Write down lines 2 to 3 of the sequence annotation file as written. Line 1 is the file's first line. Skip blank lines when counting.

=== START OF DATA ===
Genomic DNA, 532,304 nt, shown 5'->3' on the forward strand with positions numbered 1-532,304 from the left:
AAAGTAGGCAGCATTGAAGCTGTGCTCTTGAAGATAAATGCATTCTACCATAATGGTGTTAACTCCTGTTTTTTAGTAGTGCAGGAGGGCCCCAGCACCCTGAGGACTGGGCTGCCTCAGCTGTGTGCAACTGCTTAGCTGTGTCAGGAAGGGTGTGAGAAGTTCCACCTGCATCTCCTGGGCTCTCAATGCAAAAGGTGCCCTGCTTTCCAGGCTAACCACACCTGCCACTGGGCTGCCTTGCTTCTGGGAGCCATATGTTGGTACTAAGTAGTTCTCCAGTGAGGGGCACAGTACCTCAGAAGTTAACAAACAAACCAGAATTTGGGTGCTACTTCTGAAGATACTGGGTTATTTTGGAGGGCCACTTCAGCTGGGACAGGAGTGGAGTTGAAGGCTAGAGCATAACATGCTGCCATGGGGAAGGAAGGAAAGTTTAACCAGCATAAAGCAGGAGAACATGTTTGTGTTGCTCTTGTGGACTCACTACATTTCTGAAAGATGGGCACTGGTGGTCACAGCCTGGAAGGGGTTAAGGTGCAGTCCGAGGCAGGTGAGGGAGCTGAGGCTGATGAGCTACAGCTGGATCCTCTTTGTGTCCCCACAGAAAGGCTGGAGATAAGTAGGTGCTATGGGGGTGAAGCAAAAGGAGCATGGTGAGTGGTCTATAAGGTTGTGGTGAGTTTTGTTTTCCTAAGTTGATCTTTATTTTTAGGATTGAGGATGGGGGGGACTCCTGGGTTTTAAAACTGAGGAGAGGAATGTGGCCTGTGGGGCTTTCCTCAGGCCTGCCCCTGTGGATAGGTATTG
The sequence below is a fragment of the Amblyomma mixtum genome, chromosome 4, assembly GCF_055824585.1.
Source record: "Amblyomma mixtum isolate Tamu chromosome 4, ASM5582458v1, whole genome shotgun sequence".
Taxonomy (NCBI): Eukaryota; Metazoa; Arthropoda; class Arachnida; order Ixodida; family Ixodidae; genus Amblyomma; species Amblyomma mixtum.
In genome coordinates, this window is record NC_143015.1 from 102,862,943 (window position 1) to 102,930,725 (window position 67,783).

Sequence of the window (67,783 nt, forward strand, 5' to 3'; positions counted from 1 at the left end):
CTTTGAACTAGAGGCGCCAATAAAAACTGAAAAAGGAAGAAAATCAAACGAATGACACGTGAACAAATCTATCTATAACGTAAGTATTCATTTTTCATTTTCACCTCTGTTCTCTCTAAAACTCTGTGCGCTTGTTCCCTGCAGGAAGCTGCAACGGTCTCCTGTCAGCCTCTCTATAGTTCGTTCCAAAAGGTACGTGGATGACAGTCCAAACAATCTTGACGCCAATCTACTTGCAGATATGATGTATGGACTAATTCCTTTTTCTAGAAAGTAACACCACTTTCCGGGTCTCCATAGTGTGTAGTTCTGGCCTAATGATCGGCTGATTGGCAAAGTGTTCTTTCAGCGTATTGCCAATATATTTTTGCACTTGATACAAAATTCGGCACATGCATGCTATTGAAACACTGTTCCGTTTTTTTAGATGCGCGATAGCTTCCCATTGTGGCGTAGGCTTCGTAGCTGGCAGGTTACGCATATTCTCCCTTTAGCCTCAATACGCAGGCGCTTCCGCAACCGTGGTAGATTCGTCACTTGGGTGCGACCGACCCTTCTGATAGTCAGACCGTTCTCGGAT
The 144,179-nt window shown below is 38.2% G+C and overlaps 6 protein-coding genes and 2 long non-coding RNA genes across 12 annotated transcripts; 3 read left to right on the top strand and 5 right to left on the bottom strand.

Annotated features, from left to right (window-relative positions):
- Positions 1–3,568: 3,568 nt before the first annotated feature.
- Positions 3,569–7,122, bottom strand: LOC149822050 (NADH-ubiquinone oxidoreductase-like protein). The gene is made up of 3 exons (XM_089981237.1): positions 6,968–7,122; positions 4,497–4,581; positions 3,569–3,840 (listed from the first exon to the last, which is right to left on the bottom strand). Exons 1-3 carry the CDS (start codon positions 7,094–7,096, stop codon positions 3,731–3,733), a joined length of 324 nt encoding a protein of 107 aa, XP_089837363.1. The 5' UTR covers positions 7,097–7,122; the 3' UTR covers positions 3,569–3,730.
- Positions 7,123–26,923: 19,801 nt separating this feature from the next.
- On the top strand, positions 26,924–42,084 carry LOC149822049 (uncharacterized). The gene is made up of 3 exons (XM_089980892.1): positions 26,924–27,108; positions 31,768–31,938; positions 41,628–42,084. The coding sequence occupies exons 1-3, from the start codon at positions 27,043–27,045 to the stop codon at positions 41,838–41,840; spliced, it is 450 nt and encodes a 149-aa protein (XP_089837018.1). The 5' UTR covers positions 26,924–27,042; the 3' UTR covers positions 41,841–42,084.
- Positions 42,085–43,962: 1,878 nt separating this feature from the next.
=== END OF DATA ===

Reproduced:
AAAGTAGGCAGCATTGAAGCTGTGCTCTTGAAGATAAATGCATTCTACCATAATGGTGTTAACTCCTGTTTTTTAGTAGTGCAGGAGGGCCCCAGCACCCTGAGGACTGGGCTGCCTCAGCTGTGTGCAACTGCTTAGCTGTGTCAGGAAGGGTGTGAGAAGTTCCACCTGCATCTCCTGGGCTCTCAATGCAAAAGGTGCCCTGCTTTCCAGGCTAACCACACCTGCCACTGGGCTGCCTTGCTTCTGGGAGCCATATGTTGGTACTAAGTAGTTCTCCAGTGAGGGGCACAGTACCTCAGAAGTTAACAAACAAACCAGAATTTGGGTGCTACTTCTGAAGATACTGGGTTATTTTGGAGGGCCACTTCAGCTGGGACAGGAGTGGAGTTGAAGGCTAGAGCATAACATGCTGCCATGGGGAAGGAAGGAAAGTTTAACCAGCATAAAGCAGGAGAACATGTTTGTGTTGCTCTTGTGGACTCACTACATTTCTGAAAGATGGGCACTGGTGGTCACAGCCTGGAAGGGGTTAAGGTGCAGTCCGAGGCAGGTGAGGGAGCTGAGGCTGATGAGCTACAGCTGGATCCTCTTTGTGTCCCCACAGAAAGGCTGGAGATAAGTAGGTGCTATGGGGGTGAAGCAAAAGGAGCATGGTGAGTGGTCTATAAGGTTGTGGTGAGTTTTGTTTTCCTAAGTTGATCTTTATTTTTAGGATTGAGGATGGGGGGGACTCCTGGGTTTTAAAACTGAGGAGAGGAATGTGGCCTGTGGGGCTTTCCTCAGGCCTGCCCCTGTGGATAGGTATTG
The sequence below is a fragment of the Amblyomma mixtum genome, chromosome 4, assembly GCF_055824585.1.